Higher Powers

Kevin Lewis

January 25, 2022

Diversity in Religiosity Undermines Conventional Personal Morality Across the Globe: Evidence From 90 Nations, 300,000+ Individuals
Mariah Evans & Jonathan Kelley
Journal for the Scientific Study of Religion, forthcoming

In societies where the populace exhibits a wide range of religiosity, social conservatives (religiously devout or socially traditional) feel their beliefs and way of life threatened, even where others in their society (secular, or socially liberal) have no desire to threaten them, or to discriminate against them, or even to proselytize. Examples include devout English Pilgrims in liberal 16th century Holland and devout Muslims in liberal 21st century Western Europe. We suggest that this is because diversity in religiosity itself poses a threat to conventional personal morality (attitudes on abortion, divorce, euthanasia, suicide, prostitution). The consequences of societal diversity in religiosity (the centrality of religion to one's life) for individuals’ endorsement of conventional personal morality have been neglected in prior research. This paper shows that diversity in religiosity at the national level undermines individuals’ endorsement of conventional personal morality, net of an individual's own religiosity, net of the average levels of religiosity and socioeconomic development in the individual's society, and net of key individual-level controls. Data are pooled from the World Values Surveys/European Values Surveys, 1981–2008, with 90 countries, 200+ surveys, and 300,000+ individual respondents. Analysis is by multilevel methods (variance components models with fixed effects and random intercepts, estimated by generalized least squares [GLS]).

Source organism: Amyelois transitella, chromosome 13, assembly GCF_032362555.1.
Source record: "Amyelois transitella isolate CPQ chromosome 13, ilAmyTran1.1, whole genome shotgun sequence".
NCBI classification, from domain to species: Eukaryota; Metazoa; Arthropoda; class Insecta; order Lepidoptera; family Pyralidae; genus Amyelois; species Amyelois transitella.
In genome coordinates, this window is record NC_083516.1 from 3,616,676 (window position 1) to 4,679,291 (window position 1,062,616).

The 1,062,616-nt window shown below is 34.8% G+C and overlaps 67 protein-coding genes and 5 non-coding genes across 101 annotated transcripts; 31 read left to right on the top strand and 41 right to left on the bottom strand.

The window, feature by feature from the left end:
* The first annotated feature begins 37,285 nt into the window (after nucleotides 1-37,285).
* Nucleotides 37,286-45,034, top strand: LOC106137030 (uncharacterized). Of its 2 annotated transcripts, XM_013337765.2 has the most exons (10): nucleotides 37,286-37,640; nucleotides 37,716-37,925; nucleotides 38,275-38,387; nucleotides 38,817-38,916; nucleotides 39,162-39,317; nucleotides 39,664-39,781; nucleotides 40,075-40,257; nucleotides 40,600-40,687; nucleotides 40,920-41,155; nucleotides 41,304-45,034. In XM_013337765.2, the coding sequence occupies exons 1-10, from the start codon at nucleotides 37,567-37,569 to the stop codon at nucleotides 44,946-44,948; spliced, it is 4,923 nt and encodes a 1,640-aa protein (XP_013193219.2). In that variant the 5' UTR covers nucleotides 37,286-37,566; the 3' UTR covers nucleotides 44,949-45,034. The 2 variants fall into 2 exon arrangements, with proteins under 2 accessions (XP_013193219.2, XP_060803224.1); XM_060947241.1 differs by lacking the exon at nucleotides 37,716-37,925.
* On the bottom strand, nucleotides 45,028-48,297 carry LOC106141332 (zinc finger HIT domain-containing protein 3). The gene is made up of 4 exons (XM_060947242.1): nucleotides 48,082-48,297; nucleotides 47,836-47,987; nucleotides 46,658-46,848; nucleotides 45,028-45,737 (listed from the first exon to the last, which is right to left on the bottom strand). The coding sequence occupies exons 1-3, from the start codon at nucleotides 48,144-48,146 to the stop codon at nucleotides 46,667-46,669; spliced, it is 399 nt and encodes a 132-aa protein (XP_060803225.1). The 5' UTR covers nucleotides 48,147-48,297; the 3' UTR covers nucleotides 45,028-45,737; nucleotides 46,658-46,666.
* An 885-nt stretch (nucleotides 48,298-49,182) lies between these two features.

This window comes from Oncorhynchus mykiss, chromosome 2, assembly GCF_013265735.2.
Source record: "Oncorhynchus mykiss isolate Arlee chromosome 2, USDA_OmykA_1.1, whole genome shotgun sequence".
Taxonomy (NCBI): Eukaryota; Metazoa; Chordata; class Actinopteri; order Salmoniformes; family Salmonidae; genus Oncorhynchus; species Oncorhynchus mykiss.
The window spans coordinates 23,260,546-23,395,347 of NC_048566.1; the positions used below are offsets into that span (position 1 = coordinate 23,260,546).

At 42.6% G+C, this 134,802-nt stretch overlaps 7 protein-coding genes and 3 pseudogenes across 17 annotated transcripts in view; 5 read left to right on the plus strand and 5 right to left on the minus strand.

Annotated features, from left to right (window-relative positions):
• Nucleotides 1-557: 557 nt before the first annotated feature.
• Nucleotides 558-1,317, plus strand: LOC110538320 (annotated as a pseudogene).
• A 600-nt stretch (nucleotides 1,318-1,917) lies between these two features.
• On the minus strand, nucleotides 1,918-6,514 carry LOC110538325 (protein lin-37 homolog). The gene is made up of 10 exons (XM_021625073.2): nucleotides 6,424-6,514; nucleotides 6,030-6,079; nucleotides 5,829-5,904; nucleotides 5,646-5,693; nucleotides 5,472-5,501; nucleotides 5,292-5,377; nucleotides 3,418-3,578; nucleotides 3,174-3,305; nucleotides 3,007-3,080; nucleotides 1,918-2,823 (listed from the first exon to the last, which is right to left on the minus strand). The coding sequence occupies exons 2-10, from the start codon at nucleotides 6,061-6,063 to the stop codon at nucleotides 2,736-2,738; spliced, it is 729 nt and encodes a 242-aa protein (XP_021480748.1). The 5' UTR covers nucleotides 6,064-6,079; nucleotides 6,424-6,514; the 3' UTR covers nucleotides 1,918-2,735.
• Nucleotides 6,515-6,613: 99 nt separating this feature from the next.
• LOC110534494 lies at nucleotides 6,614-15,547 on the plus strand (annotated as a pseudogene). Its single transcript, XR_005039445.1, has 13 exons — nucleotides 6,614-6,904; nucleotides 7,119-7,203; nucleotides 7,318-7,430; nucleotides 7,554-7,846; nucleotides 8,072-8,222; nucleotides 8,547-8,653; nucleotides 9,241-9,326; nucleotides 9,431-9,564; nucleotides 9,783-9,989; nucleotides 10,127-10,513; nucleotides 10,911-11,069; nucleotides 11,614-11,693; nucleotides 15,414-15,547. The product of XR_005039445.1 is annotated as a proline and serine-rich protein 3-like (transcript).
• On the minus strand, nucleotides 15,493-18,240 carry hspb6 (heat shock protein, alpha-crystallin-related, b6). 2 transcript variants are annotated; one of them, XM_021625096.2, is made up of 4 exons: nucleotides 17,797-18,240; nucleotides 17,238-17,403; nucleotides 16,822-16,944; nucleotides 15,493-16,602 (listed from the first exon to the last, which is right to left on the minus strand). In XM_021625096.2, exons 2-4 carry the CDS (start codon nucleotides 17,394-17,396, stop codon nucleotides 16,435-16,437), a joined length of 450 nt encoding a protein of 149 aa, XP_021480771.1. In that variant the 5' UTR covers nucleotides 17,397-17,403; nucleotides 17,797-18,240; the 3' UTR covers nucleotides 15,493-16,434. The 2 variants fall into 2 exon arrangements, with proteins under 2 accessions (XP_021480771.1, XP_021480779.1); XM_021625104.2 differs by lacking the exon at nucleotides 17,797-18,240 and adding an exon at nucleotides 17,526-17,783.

Is LGBT progress seen as an attack on Christians?: Examining Christian/sexual orientation zero-sum beliefs
Clara Wilkins et al.
Journal of Personality and Social Psychology, January 2022, Pages 73–101

As social policies have changed to grant more rights to lesbian, gay, bisexual, and transgender (LGBT) individuals, some Christians in the United States have suggested that LGBT rights impede Christians’ religious freedom. Across five studies, we examined the causes and consequences of zero-sum beliefs (ZSBs) about Christians and LGBT individuals. We demonstrate that Christians’ beliefs about conflict with sexual minorities are shaped by their understandings of Christian values, social change, interpretation of the Bible, and in response to religious institutions. In Study 1, heterosexual cisgender Christians endorsed ZSBs more than other groups. Christians reported perceiving that anti-LGBT bias has decreased over time while anti-Christian bias has correspondingly increased. In Study 2, Christians’ zero-sum beliefs increased after they reflected on religious values, suggesting that intergroup conflict is seen as being a function of Christian beliefs. Study 3 confirmed the role of symbolic threat in driving ZSBs; perceived conflict was accentuated when Christians read about a changing cultural climate in which Christians’ influence is waning. An intervention using Biblical scripture to encourage acceptance successfully lowered zero-sum beliefs for mainline but not fundamentalist Christians (Study 4). A final field study examined how ZSBs predict sexual prejudice in response to changing group norms. After a special conference in which the United Methodist Church voted to restrict LGBT people from marriage and serving as clergy, zero-sum beliefs became a stronger predictor of sexual prejudice (Study 5). We discuss the implications of Christian/LGBT ZSBs for religious freedom legislation, attitudes toward sexual minorities, and intergroup conflict more generally. 

Historical Fundamentalism? Christian Nationalism and Ignorance About Religion in American Political History
Samuel Perry et al.
Journal for the Scientific Study of Religion, forthcoming